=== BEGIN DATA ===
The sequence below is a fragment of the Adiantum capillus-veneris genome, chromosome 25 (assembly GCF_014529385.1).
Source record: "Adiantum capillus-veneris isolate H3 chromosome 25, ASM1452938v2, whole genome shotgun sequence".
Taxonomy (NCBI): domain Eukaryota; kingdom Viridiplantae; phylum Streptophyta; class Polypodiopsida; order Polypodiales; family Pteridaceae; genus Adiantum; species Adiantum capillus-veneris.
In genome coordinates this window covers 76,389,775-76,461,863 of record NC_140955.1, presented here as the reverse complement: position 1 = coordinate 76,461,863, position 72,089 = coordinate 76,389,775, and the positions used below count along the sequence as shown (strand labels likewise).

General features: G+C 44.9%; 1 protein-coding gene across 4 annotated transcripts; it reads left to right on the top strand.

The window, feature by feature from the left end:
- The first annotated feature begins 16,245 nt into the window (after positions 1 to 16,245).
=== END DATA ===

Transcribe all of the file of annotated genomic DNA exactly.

The sequence below is a fragment of the Adiantum capillus-veneris genome, chromosome 25 (assembly GCF_014529385.1).
Source record: "Adiantum capillus-veneris isolate H3 chromosome 25, ASM1452938v2, whole genome shotgun sequence".
Taxonomy (NCBI): domain Eukaryota; kingdom Viridiplantae; phylum Streptophyta; class Polypodiopsida; order Polypodiales; family Pteridaceae; genus Adiantum; species Adiantum capillus-veneris.
In genome coordinates this window covers 76,389,775-76,461,863 of record NC_140955.1, presented here as the reverse complement: position 1 = coordinate 76,461,863, position 72,089 = coordinate 76,389,775, and the positions used below count along the sequence as shown (strand labels likewise).

General features: G+C 44.9%; 1 protein-coding gene across 4 annotated transcripts; it reads left to right on the top strand.

The window, feature by feature from the left end:
- The first annotated feature begins 16,245 nt into the window (after positions 1 to 16,245).